Recently, a friend of mine told me about the Soap Challenge Club – a group of soapers, learning and growing their talent through friendly competition. Each month they pose a new challenge, you create and submit your entry, then vote on who executed the technique best. I was definitely intrigued so I registered. But I didn’t just sign up for one month, I pre-registered for the next four challenges! In for a penny, in for a pound, I guess? Anyway, I figure it’s a great way to learn some new techniques, share tips, get inspiration and practice, practice, practice! So here goes!
Month One: May – The Column Pour.
In three years, I’ve never done a column pour. This should be interesting. I watched the tutorials and some YouTube videos, read all the guidelines and rules then started dreaming of my big win! It seems simple enough. In a column pour, the soap batter must be poured over and object (the “column”) so that it slides down the sides and pools at its base in the mold. The liquidity of the batter and the object used as the column will affect the design created. Wow! This is going to be interesting!
To be honest, I was a little nervous about my soap recipe thickening up too quickly. I decided to go back to some of my favorite videos where there was a lot of swirling involved. I landed on a video by the Soap Queen and although I didn’t use her recipe, it did give me inspiration for the one I ultimately created.
Next, what in the world will I will for my column? After much consideration, I used the bottom of a water bottle. I subsequently used a small vase, a star shaped candle holder and a square block in my second, third and fourth attempts – but more on that later.
I then chose my colors, opting for five in total: white, black, pineapple yellow, granny smith green and peacock blue. I was going for complimentary colors that also have enough contrast to show off the swirls.
Finally, it was time….and I was ready! With video recorder on and set to capture the entire pour, I set about combining my oils and lye for the perfect batter. I portioned out the batter into five separate containers and mixed in the colors. Everything was going smoothly! I began to pour the batter, alternating colors as I go. The different colors of batter pool at the column base in three separate sections like a flower with three petals. It looks great. When I’m about half way through, I stop and take a dowel and pull it once through each of the three petals. Then I rotate the column a quarter turn and proceed pouring again. When I was nearly out of batter, I gently removed the column from the mold. Using the little bit of batter that remained, I filled in the center of the mold right where I’d removed the column.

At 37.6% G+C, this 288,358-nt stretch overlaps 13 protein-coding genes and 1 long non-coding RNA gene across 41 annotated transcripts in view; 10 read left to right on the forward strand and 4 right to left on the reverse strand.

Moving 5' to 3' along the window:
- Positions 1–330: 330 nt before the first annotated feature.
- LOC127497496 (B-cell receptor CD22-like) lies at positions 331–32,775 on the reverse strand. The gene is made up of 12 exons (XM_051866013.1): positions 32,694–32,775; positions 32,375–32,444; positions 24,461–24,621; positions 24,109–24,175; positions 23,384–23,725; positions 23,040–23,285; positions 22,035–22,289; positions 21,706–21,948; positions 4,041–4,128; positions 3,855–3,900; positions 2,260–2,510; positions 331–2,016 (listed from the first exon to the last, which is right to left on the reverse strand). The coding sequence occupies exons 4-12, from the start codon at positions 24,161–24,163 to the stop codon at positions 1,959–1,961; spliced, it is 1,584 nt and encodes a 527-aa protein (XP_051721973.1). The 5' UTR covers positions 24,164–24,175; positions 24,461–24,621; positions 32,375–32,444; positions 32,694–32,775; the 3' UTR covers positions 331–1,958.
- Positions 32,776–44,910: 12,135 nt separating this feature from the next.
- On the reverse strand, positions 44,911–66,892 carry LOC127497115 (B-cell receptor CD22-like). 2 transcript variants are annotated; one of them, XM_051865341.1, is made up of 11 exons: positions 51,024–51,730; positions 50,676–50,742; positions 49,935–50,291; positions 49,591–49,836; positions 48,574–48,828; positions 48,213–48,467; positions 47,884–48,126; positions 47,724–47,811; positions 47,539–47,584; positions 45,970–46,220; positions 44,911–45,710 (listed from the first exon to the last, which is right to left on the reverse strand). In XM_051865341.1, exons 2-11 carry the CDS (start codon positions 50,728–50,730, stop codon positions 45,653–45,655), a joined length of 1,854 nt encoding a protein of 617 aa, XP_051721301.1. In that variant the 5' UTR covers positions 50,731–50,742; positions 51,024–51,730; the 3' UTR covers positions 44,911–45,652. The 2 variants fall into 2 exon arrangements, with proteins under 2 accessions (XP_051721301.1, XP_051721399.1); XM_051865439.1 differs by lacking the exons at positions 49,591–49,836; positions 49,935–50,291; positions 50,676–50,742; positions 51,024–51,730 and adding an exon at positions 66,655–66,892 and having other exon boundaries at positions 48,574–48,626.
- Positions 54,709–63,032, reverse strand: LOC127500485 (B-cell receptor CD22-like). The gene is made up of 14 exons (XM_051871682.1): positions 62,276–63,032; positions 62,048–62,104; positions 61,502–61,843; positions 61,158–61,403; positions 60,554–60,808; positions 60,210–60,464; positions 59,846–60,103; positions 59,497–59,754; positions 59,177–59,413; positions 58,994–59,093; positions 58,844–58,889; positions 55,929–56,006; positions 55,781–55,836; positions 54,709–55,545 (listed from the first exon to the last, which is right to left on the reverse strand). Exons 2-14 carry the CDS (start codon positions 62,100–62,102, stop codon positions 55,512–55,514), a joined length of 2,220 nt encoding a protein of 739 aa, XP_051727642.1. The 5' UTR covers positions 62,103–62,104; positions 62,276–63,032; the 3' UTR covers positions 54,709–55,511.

Now I’m ready to swirl! This is by far my favorite, yet most stressful, part of the process! You need just the right amount of swirl; too little and the soap design is boring; too much and the colors could start to get muddled. Truthfully, there’s no right or wrong here – it’s just a feeling you get when you stand back to take a look and your heart goes [cue John Lovitz from his SNL days] “Yea, that’s the ticket!”
There you have it, column pour done! Except you already know I didn’t stop there. Over the next few days, I found my pour was not curing well. I got very nervous that’s my recipe wasn’t calculated correctly or that I didn’t mix the batter enough. So, for column pour #2, I changed things up, the recipe, the column and the colors. OMG! Complete disaster! While the soap looked absolutely beautiful in the mold, it never hardened! It’s weeks later and it’s still pretty liquid! No Bueno!
On to attempt #3! Another new recipe and back to the original colors with the addition of one more color – a dark green. Recipe = Great! Colors = Meh. Know the old adage less is more? My attempt #3 is proof!
Attempt #4, again I changed everything: recipe, column, colors – and it went well, really well. Except, I look at it and can’t help compare it to my original pour (Attempt #1). I feel guilty, like I’m choosing a favorite child! I love all my children, but you know – there’s always that one that can really put a smile on your face, and for me that’s my original pour. Now, I can only pray that it firms up enough to cut into regulation size bars.
Thankfully, it did. I guess what I have here is an instance of beginner’s luck? I’m not saying I’ve got this competition in the bag – not at all. I’m way too insecure for that – and I’ve got reason to be. “Amazing” is the adjective that comes to mind when seeing some of the other participants creations. But, I will say that in the last three weeks, I have learned a ton and had fun doing it and that’s all I really wanted in the first place. So, in that respect I AM a winner – and I’m ready for the next challenge. June can’t get here soon enough!